It’s beginning to sound a lot like Christmas with a Santa’s sleigh-full of new holiday albums from country music’s biggest stars.
Track for track, the records are brimming with creative arrangements, inspired duets, new songwriting and — what we all long for — a few breathtaking gems that are sure to send holiday spirits soaring. But how to pick the ones that match your taste and mood? PEOPLE is here to help with this music-shopper’s guide.
Young’s oft-spoken love for the holidays flows through every track on this album, and his twangy voice can’t help but keep it country even when he dabbles in other genres – as he does in the Motown-infused “Christmas (Baby Please Come Home).” Young taps Alan Jackson to ably recreate the 1993 Jackson-Keith Whitley duet, “There’s a New Kid in Town,” and Brad Paisley turns in another moving vocal blend on “The First Noel.” Young’s two original songs, both co-writes, hold their own among the standards, especially the album’s title song, a warm, inspiring ballad.
Nettles has been the host of the CMA Country Christmas special for seven years now, so it was high time for her to record her own solo holiday music (as half of Sugarland, she had a memorable holiday release in 2009). This album is a worthy showcase for Nettles’ supple, versatile voice, and thankfully, the arrangements complement it rather than compete against it. She knows when to go tender, as she does on “Count Your Blessings Instead of Sheep,” and she knows when to pull out all the stops, as she does with Idina Menzel on “Little Drummer Boy” – a heart-stopping version of the love-it-or-hate-it song (those annoying ra-pa-pa-pums!) that will win over any Scrooge.
This Big Band album makes you seriously question whether Eldredge picked the wrong genre to plant his musical flag. Think Sinatra and Martin – or at least Bublé and Connick Jr. Eldredge’s rich, pliant voice is in full swing for “Let It Snow! Let It Snow! Let It Snow!”, pivots to warm and luscious on “I’ll Be Home for Christmas,” then finds its sweet spot in “Have Yourself a Merry Little Christmas.” By all means, if you give yourself one splurge this season, pay the extra bucks for the album’s three bonus tracks, if only for Eldredge’s a cappella “The First Noel” – 123 seconds of transcendent Christmas bliss that will make you wonder why the man even needs a band.
Fans of the country power couple clamor for duets, but for whatever reason, Brooks and Yearwood decided to skimp on this album: Only three of the tracks feature both their voices. Still, the entire collection is so buoyant and cheerful, it’s hard to be sour about their decision. Brooks has turned in three co-writes, including a country-corny “Ugly Christmas Sweater” and an inspiring “What I’m Thankful For (The Thanksgiving Song)”; the latter is a Yearwood co-write, but duet duties go to Brooks and James Taylor. Yearwood is at her most lush and intimate with “What Are You Doing New Year’s Eve,” and she softens hearts with “Hard Candy Christmas.” Together, Brooks and Yearwood are at their best with “I’m Beginning to See the Light,” a jazz standard with a passing mention of mistletoe that they effortlessly turn into happy holiday music.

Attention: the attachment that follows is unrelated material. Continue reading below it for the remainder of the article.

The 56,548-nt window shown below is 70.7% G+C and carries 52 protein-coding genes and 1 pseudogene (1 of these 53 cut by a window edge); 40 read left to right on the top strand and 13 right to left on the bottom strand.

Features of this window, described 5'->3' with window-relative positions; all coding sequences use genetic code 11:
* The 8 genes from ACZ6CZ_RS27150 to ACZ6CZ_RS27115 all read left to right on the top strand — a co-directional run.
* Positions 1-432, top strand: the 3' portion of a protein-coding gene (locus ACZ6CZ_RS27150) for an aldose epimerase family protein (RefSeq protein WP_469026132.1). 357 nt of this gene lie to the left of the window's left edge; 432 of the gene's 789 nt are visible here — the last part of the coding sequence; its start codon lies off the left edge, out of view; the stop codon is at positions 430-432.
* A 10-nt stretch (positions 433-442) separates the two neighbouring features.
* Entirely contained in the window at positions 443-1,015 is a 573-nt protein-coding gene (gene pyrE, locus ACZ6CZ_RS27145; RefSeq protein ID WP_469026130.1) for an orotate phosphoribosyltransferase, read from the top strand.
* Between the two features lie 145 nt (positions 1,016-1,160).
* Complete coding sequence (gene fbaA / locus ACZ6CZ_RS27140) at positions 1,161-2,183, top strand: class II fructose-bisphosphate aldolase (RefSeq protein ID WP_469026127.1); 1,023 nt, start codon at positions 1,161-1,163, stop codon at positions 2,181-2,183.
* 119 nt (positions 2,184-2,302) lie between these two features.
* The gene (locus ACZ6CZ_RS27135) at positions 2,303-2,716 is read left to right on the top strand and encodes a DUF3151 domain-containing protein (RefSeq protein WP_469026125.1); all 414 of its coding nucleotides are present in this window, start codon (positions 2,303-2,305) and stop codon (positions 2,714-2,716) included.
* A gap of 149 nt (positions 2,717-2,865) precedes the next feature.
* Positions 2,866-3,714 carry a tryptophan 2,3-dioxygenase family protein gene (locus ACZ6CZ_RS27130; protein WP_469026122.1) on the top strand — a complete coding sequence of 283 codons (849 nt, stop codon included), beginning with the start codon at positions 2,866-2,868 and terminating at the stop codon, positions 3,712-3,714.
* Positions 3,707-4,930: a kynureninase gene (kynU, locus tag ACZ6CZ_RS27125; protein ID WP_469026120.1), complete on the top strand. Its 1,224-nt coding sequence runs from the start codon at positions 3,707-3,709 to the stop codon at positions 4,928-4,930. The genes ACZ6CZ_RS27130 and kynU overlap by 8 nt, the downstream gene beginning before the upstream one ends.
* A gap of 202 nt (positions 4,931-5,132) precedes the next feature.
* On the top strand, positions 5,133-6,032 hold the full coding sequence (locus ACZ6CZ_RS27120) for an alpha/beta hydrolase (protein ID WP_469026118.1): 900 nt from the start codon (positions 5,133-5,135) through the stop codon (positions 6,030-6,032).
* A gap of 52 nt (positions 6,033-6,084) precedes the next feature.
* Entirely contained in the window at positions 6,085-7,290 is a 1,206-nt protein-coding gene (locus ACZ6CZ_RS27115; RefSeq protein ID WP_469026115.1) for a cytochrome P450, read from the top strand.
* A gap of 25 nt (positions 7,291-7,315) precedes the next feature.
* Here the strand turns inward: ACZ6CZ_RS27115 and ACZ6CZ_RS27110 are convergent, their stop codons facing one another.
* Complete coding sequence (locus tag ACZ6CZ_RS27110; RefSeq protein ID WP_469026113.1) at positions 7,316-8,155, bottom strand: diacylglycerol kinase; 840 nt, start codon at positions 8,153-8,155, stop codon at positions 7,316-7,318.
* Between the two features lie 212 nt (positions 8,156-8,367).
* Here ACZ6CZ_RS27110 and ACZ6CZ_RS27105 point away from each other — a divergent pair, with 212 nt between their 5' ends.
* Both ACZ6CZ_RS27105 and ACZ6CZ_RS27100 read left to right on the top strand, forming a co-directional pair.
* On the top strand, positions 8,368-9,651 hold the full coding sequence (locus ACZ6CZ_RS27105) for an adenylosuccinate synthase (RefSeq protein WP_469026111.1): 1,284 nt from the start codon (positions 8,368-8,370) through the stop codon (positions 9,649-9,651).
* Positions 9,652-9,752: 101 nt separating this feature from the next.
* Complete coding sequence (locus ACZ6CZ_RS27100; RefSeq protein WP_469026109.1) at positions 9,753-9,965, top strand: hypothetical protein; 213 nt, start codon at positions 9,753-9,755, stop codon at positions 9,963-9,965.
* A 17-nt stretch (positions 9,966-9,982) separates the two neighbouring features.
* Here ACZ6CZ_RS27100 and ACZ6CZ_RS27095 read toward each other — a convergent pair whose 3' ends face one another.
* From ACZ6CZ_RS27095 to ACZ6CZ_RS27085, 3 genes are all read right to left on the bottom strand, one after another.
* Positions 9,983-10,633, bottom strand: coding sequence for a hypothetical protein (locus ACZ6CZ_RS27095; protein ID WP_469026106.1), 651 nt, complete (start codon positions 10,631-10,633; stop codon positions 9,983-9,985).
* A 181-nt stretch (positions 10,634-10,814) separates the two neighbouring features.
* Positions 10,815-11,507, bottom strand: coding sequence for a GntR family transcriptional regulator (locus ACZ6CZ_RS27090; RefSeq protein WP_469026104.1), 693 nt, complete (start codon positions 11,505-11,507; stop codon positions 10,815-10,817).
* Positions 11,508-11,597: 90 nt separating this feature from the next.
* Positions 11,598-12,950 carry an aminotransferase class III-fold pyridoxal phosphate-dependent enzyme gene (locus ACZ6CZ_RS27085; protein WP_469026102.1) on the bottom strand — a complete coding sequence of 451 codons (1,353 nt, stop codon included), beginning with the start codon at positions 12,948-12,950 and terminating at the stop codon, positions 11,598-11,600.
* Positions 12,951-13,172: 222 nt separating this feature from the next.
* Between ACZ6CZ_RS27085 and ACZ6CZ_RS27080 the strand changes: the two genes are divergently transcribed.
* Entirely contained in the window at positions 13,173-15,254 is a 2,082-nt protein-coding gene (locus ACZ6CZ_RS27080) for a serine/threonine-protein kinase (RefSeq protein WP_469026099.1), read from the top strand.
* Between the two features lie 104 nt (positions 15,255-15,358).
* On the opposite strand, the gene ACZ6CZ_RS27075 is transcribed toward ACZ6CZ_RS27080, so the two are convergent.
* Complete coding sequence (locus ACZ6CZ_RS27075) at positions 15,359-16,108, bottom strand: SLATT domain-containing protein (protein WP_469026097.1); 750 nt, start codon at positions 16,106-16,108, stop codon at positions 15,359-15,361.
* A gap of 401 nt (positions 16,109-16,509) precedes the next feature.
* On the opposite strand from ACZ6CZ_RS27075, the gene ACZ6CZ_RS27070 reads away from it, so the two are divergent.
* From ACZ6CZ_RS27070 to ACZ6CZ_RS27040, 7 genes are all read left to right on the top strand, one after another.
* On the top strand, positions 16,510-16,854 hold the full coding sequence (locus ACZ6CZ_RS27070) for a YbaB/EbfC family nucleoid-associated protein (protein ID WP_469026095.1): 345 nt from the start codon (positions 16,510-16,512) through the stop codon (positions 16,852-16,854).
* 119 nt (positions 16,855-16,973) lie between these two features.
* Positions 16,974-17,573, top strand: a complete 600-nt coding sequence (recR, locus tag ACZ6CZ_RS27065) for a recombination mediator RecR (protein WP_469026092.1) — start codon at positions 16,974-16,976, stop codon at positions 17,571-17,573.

This album favors the novelty songs of the season, bringing all of Musgraves’ quirky charms to bear. (Let’s face it: An unusually madcap spirit is necessary to cover the Chipmunks’ “Christmas Don’t Be Late.”) But just when you think you’re listening to a children’s record, Musgraves winks at listeners with “A Willie Nice Christmas,” a Willie Nelson duet she co-wrote that features the lyrics, “May we all stay higher than the angel on the top of the tree.” Always a risk-taker, Musgraves addresses the real-life sadness some feel during the holidays with the melancholy “Christmas Makes Me Cry,” another co-write that has staying power. Among the other treats are two collaborations with the Quebe Sisters, the Texas fiddling trio with sublime harmonies.
Christmas doesn’t get any more country than when it’s in the hands of the Coal Miner’s Daughter. The 84-year-old legend lends her inimitable voice to such standards as “Winter Wonderland” and “Away in the Manger,” but she also shows she’s still a songwriting force with the album’s toe-tapping title song, a duet with frequent collaborator Shawn Camp that features the irresistible lyrics, “I should be saying ho-ho-ho instead of boo-hoo-hoo.” Miss Loretta ends with a precious recitation of “’Twas the Night Before Christmas,” sure to send anyone off to bed with visions of sugar plums.
The powerhouse group seems to relish pairing holiday favorites with unexpected musical settings, and the result turns every track into a Christmas surprise. The Beach Boys’ Brian Wilson gets co-credit for arranging “Deck the Halls,” and it shows with a catchy doo-wop melody reminiscent of “Surfer Girl.” “Joy to the World” bounces to a boogie beat, and “Go Tell It on the Mountain” arrives with a heaping helping of funk. No matter the musical vibe, though, the Flatts play to their strength: their lustrous signature harmonies.